Leasing a Car Vs Buying a Car

by Neil Kokemuller
<p>Leasing a car means paying a monthly fee for the right to use a car. Buying a car means you own it, though purchases are typically financed through a lender. Each approach to paying for vehicle access has relative benefits.</p>

Why Lease a Car

<p>When you lease a car, you <a href="http://www.edmunds.com/car-buying/compare-the-costs-buying-vs-leasing-vs-buying-a-used-car.html">typically only make monthly payments</a> for as long as you drive the vehicle. You don't have the registration, taxes and upfront purchase fees that you would with a purchase, according to Edmunds.com. When you return a leased car and settle any remaining charges, <a href="http://www.consumerreports.org/cro/2012/12/buying-vs-leasing-basics/index.htm">you walk away free and clear</a>, reports Consumer Reports. Leasing protects against the lost value of a purchased vehicle after depreciation. You also have the ability to work out a purchase agreement at the end of the lease in many cases. Edmunds.com notes that people who lease don't have to pay the costs for regular maintenance.</p>
<p>Many leasing companies allow customers to convert their lease into a purchase at the end of the term. As opposed to an outright purchase, you get a chance to drive the car for a few years before making a more extensive investment. Your lease payments apply to the purchase price if you opt to go that route.</p>

Why Buy a Car

<p>Leasing doesn't offer the psychological benefit of owning the car, which is important to some people. To escape your lease, you may also have to pay an early-termination fee. Owners can sell at any time. Leases also have mileage limits, whereas a car owner can drive the vehicle as much as he desires. Car owners can upgrade a vehicle or make changes with greater flexibility than people who lease.</p> <p>You have greater insurance flexibility and potential savings when buying a car, especially a used one. Leasing companies normally <a href="http://www.autobytel.com/car-buying-tips/insurance-information/how-to-get-car-lease-insurance-100477/">require that you carry full-coverage auto insurance</a> to protect their property, according to Autobytel. In contrast, you only need to meet your state's legal requirements for insurance on a purchased vehicle, which is usually just liability coverage. Typical leasing companies require that you carry gap insurance as well that protects against being underwater on a totaled car. This coverage costs around $30 per year, at the time of publication, but is much <a href="http://www.bankrate.com/finance/insurance/car-gap-insurance-is-it-right-for-you.aspx">more expensive through a dealer</a>, reports Bankrate. You don't usually need gap insurance with a used car, but you may opt to purchase it for a new vehicle that you buy.</p>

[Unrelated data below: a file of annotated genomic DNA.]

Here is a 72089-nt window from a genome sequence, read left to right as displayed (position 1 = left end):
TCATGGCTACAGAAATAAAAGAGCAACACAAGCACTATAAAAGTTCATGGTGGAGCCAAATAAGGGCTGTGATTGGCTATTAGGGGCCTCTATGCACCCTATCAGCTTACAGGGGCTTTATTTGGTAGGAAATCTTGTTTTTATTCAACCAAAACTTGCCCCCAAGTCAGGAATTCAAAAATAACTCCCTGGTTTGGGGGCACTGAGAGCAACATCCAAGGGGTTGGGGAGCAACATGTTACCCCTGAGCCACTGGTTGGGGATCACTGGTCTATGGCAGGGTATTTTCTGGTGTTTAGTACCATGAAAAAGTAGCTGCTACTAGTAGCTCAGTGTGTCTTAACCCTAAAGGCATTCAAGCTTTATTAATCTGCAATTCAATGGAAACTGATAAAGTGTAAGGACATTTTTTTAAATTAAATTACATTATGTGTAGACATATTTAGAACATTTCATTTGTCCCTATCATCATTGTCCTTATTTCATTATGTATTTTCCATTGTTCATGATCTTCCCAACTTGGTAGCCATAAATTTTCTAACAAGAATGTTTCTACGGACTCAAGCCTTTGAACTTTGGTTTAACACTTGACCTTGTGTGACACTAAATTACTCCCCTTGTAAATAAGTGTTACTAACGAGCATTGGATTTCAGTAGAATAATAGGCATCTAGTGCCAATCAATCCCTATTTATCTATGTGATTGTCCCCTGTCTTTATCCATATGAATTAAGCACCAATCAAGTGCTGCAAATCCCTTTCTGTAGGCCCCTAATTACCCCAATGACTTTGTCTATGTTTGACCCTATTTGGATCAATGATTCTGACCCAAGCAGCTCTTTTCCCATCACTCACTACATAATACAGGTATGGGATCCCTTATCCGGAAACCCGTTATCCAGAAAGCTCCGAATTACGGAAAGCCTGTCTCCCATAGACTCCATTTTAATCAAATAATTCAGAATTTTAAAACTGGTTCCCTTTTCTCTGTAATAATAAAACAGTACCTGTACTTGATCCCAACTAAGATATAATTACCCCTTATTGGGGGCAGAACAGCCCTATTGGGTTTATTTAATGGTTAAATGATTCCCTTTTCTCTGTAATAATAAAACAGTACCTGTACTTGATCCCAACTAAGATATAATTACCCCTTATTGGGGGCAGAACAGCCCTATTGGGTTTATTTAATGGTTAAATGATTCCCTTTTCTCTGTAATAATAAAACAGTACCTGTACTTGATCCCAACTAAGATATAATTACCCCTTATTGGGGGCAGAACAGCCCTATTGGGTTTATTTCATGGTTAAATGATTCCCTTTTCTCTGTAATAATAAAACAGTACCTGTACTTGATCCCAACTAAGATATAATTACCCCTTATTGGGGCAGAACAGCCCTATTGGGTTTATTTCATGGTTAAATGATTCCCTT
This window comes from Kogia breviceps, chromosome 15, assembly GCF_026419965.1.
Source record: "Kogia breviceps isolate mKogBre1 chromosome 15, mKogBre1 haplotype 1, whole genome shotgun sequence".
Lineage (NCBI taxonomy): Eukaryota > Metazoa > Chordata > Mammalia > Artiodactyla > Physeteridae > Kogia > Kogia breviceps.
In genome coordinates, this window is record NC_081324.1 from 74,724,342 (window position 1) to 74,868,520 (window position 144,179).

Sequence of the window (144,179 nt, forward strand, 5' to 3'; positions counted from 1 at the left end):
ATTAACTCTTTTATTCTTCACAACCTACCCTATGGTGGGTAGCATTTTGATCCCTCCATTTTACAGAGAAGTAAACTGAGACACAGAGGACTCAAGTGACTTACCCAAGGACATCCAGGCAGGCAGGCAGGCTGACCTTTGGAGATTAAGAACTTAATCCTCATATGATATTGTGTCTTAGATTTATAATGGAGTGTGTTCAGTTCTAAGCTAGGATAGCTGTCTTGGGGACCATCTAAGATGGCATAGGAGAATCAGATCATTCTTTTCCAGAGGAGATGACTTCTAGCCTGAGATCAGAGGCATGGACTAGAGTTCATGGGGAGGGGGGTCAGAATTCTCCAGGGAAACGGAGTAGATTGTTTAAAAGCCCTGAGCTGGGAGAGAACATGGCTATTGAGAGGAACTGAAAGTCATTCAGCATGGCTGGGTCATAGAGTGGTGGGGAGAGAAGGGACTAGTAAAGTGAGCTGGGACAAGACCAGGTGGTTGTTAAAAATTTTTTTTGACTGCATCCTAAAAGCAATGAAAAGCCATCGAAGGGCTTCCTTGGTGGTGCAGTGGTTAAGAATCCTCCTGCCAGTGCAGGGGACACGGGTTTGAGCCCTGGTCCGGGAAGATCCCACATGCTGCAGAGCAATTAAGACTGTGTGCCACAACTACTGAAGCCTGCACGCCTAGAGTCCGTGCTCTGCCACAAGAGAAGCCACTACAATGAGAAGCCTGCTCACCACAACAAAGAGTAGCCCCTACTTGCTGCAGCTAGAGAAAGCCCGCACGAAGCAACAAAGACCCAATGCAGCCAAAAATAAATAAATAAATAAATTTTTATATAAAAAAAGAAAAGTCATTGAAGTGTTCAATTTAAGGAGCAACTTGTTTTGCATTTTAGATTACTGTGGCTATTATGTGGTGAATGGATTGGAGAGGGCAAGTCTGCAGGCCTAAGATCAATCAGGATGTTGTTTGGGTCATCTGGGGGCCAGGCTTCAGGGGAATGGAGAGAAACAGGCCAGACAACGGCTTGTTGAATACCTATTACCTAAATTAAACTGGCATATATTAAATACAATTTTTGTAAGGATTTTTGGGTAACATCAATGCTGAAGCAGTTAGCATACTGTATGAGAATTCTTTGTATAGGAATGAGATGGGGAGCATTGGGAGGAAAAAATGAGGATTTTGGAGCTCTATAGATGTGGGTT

Total Cost Comparison

<p>The costs of leasing versus buying vary a bit. <a href="http://www.edmunds.com/car-buying/compare-the-costs-buying-vs-leasing-vs-buying-a-used-car.html">Edmunds.com compared total costs</a> for leasing relative to buying a new or used Honda Accord in California. Over a six-year period, leasing was several thousand dollars less than buying a new car, but several thousand dollars more than buying a used car. When you factor in the equity value of selling a car you own at the end of your ownership, leasing does end up having a significantly higher net cost than buying either a new or used vehicle.</p>

About the Author

Neil Kokemuller has been an active business, finance and education writer and content media website developer since 2007. He has been a college marketing professor since 2004. Kokemuller has additional professional experience in marketing, retail and small business. He holds a Master of Business Administration from Iowa State University.

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